Giving birth prematurely increases the risk of to several health conditions in a newborn, but one fairly constant implication of neonatal delivery is a lower pain threshold and the need for pain management.

The immature peripheral and central nervous systems of preterm infants mean that they’re more sensitive to pain and stress – although the two are often indistinguishable.

Despite this, pre-term babies in the NICU (neonatal intensive care unit) have to undergo an average of 10 to 12 procedures that involve breaking the skin every day, which can lead to significant pain and stress.

Currently, the standard way to manage this pain is parental touch and facilitated tucking (FT) – a technique in which babies are put into the foetal position.

The combination of these has been proven to soothe the infant, but according to Dr. Manon Ranger, a University of British Columbia (UBC) nursing professor who studies the health of vulnerable infants, the importance of this pain management goes beyond comfort.

“For newborns and particularly for preterm babies, it’s critical to keep overall blood oxygen levels steady, especially in the brain,” she said.

“The more stable their brain oxygenation is, the better for their brain development.”

Pain and stress can both contribute to changes in brain-oxygen levels, but in certain circumstances parental touch isn’t available, which is why Canadian researchers have tested a new device that could step in for the absentee carers.

A team from the University of British Columbia, Canada, pitted Calmer, a pillow-sized therapeutic bed covered in soft fabric that can be programmed to mimic a parent’s heartbeat and breathing rate, against the standard method of parental touch and FT.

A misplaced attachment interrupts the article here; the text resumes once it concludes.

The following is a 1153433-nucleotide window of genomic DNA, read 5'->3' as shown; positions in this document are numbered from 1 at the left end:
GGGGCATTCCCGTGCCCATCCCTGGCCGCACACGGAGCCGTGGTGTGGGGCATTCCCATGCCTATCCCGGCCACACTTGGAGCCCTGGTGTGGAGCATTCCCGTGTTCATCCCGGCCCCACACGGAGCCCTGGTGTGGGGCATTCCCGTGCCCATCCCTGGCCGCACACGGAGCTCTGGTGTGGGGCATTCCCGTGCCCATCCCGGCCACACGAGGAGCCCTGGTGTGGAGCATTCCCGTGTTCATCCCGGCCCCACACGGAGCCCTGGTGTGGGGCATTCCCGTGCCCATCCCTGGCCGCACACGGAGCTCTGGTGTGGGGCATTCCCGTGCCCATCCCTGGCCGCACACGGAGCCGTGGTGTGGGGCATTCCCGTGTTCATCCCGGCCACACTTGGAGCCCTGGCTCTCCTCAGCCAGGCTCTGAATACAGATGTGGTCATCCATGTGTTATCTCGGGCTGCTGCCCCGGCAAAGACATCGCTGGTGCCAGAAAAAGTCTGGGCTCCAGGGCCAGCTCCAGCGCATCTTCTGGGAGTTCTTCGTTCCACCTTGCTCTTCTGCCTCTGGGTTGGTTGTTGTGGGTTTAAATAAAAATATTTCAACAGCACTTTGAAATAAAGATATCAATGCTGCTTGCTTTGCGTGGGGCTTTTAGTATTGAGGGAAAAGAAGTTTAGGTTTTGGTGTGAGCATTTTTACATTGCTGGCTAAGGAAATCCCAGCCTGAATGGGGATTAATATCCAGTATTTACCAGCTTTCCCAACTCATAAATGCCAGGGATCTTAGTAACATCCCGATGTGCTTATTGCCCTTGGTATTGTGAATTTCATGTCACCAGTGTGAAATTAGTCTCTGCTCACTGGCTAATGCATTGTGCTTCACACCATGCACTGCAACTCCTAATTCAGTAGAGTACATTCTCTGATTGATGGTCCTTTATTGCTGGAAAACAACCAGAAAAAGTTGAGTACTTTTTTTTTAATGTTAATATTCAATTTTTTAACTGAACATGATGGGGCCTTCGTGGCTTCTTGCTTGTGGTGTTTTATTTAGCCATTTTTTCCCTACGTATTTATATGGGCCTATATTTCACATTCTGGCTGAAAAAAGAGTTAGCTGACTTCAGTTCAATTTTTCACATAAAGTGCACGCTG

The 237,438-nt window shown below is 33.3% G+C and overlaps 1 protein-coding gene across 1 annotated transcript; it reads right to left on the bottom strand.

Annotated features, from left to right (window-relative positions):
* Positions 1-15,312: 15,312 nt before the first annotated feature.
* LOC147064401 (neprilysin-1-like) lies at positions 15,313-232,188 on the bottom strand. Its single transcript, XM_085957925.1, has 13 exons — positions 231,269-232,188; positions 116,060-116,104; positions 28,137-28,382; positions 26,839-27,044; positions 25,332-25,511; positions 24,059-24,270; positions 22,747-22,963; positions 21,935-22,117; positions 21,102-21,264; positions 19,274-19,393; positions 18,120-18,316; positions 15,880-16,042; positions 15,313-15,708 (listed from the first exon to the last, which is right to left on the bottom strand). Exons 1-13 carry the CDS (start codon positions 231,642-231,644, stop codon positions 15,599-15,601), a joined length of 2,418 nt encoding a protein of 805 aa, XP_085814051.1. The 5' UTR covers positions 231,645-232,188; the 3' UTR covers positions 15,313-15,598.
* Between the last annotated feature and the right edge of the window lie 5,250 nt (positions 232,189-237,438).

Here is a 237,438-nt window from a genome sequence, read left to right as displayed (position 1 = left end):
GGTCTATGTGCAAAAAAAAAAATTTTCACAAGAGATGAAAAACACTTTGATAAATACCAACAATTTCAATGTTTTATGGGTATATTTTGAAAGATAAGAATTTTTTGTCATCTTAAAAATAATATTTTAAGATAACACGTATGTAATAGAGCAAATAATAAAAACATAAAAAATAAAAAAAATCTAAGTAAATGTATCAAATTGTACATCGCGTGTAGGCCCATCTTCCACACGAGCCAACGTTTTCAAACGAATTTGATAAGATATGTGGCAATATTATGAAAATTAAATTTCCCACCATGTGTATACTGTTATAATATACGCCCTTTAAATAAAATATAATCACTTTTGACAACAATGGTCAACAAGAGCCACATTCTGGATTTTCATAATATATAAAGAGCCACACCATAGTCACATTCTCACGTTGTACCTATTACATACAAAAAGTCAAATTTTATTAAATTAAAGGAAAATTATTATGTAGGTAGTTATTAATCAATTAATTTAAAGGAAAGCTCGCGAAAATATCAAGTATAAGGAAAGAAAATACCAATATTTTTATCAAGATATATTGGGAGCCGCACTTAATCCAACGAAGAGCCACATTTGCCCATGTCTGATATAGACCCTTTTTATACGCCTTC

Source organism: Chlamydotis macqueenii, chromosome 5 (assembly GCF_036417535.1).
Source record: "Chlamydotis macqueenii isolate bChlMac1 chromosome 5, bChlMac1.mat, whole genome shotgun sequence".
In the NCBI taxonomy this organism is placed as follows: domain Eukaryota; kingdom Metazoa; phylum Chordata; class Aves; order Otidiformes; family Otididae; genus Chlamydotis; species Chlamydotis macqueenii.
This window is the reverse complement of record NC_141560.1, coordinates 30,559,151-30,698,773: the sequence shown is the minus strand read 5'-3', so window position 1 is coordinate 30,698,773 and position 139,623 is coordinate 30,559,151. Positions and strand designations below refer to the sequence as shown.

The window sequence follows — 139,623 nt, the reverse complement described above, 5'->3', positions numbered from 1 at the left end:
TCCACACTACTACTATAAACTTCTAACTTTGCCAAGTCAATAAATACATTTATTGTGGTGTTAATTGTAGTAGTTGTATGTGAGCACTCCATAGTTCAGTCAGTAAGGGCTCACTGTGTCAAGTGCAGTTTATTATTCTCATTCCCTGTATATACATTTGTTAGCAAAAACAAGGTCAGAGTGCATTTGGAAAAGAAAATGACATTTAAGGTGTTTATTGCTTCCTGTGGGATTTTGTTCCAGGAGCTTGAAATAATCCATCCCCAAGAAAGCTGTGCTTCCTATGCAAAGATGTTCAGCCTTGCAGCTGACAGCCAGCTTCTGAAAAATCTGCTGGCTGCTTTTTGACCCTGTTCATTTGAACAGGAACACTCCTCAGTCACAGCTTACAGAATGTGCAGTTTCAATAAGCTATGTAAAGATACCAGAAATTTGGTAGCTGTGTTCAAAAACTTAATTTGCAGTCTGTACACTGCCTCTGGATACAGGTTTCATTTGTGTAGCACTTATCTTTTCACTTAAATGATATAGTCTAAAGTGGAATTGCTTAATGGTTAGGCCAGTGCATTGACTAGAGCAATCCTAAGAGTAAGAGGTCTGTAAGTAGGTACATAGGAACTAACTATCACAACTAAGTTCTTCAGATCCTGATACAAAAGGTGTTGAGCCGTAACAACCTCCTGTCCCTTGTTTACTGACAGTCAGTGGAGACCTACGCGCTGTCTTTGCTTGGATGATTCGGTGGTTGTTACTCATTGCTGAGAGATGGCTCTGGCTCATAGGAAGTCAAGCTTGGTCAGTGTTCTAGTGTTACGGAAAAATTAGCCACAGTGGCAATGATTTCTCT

The results were published in full in the journal Pain Reports. 


Calmer vs FT in neonatal pain management

The research team conducted a small randomised clinical trial with 29 premature babies admitted to the neonatal intensive care unit, or NICU, at BC Women’s Hospital and Health Centre.

Half the participants received the usual facilitated tucking while they were held and soothed by a caregiver during a painful heel lance procedure, while the other half were placed on Calmer.

When their brain oxygen levels were measured, both groups showed similar results: their brain oxygen levels stayed largely steady during the procedure.

“A parent’s touch, generally speaking, is ultimately the most soothing presence for an infant,” said Ranger, who is also an investigator at BC Children’s Hospital and Women’s Health Research Institute.

“It relieves pain, helps them gain weight and promotes brain growth while reducing stress.

“However, this option is not always available in NICUs. Our research shows that when a parent or caregiver cannot be physically present, Calmer is an effective alternative.

“This is especially relevant in the current Covid-19 pandemic context, where many hospital settings must restrict contact with visitors.”


Who developed Calmer?

Calmer was developed by Dr. Liisa Holsti, a professor in the department of occupational science and occupational therapy at UBC and Dr. Karon Maclean, a UBC professor of computer science.

Other researchers from BC Children’s Hospital, the British Columbia Institute of Technology and the BC Women’s Hospital and Health Centre also contributed to its development.

Holsti, who is also an investigator at BC Children’s Hospital and Women’s Health Research Institute, said: “We were very pleased that our preliminary trial results showed that Calmer has the potential to benefit these infants whose brains are particularly vulnerable to pain and stress.

“We are expanding our evaluation of this device in more rigorous real-world conditions, and we’re in the process of redesigning it to be used in low-and-middle-income countries, so that infants worldwide who need it can have the benefit of Calmer treatment.”

For their next step, the team is planning to test the longer-term use of Calmer on preterm infants’ physical growth and brain development in the NICU.

This project recently received funding from UBC’s Health Innovation Funding Investment (HIFI) awards.